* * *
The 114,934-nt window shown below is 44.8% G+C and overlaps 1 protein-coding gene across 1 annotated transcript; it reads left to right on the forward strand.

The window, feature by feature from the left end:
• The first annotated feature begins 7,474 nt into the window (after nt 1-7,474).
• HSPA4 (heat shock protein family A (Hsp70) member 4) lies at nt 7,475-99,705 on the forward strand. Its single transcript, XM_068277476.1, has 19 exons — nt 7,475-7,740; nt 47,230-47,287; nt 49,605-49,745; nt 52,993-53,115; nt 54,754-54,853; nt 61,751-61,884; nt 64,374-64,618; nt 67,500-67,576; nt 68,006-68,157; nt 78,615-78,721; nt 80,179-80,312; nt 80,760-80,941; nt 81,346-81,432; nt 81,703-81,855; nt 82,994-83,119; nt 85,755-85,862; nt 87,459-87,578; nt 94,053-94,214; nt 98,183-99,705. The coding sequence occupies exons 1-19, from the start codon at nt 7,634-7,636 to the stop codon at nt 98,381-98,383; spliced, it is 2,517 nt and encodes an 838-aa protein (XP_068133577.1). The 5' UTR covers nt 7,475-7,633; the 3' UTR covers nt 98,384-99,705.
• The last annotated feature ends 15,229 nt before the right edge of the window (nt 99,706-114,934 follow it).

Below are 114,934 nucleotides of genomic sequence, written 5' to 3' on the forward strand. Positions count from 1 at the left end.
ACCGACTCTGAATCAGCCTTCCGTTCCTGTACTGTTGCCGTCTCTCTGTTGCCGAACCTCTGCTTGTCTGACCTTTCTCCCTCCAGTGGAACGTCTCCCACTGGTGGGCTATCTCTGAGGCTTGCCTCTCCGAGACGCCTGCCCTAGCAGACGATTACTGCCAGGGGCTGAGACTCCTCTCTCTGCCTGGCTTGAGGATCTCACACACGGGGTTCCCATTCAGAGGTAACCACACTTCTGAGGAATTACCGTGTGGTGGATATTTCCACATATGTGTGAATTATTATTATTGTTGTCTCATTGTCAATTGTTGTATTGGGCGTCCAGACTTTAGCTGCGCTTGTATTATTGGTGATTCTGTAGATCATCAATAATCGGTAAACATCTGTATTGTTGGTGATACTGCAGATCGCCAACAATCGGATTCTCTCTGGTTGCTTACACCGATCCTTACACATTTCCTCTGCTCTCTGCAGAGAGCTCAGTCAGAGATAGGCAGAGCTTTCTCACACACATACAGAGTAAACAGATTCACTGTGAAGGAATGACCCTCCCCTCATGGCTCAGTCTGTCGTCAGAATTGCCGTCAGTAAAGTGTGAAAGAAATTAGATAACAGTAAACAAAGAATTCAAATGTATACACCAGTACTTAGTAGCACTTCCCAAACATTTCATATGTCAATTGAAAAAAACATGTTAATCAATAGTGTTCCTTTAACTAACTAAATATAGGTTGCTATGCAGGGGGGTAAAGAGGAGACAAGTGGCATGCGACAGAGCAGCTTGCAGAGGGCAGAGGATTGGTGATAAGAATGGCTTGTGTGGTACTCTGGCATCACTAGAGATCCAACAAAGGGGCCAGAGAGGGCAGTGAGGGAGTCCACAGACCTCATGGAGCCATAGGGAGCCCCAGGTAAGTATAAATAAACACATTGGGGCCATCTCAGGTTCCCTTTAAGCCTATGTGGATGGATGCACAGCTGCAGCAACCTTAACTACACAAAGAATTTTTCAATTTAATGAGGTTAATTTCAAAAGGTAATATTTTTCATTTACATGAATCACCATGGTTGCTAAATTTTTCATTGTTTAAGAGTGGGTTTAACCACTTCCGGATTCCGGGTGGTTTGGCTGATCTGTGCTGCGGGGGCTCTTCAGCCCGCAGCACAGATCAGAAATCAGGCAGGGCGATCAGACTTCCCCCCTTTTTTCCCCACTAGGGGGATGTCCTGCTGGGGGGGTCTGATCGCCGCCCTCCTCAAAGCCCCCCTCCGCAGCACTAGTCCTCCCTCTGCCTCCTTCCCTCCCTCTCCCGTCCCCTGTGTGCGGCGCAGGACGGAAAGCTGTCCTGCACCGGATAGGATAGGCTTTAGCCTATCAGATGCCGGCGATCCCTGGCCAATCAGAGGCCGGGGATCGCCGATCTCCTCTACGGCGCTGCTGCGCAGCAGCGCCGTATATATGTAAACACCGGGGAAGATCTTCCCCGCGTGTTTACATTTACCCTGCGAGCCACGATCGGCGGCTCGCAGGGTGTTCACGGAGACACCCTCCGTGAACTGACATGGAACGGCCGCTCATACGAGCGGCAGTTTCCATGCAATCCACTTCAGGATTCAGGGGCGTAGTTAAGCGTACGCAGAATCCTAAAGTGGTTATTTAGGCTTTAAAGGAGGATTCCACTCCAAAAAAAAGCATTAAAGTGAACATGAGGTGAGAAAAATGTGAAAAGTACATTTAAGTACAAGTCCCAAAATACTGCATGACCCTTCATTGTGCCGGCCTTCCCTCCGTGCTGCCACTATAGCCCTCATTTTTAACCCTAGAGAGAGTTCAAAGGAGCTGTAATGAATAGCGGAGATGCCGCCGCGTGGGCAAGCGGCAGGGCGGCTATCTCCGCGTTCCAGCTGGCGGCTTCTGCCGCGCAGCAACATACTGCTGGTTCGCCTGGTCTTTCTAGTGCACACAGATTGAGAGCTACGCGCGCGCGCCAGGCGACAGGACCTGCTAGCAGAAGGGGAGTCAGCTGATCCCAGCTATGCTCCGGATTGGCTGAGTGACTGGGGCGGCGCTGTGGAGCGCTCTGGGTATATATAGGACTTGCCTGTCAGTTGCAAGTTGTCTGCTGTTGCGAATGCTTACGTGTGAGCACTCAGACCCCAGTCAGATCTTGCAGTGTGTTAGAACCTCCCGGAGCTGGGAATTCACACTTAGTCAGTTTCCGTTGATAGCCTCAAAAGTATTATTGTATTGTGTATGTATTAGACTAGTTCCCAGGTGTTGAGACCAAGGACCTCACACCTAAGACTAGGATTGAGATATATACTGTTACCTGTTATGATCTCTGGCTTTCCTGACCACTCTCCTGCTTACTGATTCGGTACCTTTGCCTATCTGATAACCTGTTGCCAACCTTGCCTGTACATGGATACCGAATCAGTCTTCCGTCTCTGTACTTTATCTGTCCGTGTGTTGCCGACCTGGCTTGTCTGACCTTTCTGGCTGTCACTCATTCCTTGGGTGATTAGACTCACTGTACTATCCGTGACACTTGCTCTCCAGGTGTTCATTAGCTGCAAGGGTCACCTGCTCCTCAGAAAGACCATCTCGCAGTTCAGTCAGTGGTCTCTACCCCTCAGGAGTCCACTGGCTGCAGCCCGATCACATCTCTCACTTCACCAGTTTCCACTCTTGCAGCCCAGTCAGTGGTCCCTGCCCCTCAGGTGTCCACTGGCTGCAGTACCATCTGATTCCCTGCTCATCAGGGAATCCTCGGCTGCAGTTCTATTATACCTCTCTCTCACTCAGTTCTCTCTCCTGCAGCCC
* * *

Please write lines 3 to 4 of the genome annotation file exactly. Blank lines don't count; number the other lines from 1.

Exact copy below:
• The first annotated feature begins 7,474 nt into the window (after nt 1-7,474).
• HSPA4 (heat shock protein family A (Hsp70) member 4) lies at nt 7,475-99,705 on the forward strand. Its single transcript, XM_068277476.1, has 19 exons — nt 7,475-7,740; nt 47,230-47,287; nt 49,605-49,745; nt 52,993-53,115; nt 54,754-54,853; nt 61,751-61,884; nt 64,374-64,618; nt 67,500-67,576; nt 68,006-68,157; nt 78,615-78,721; nt 80,179-80,312; nt 80,760-80,941; nt 81,346-81,432; nt 81,703-81,855; nt 82,994-83,119; nt 85,755-85,862; nt 87,459-87,578; nt 94,053-94,214; nt 98,183-99,705. The coding sequence occupies exons 1-19, from the start codon at nt 7,634-7,636 to the stop codon at nt 98,381-98,383; spliced, it is 2,517 nt and encodes an 838-aa protein (XP_068133577.1). The 5' UTR covers nt 7,475-7,633; the 3' UTR covers nt 98,384-99,705.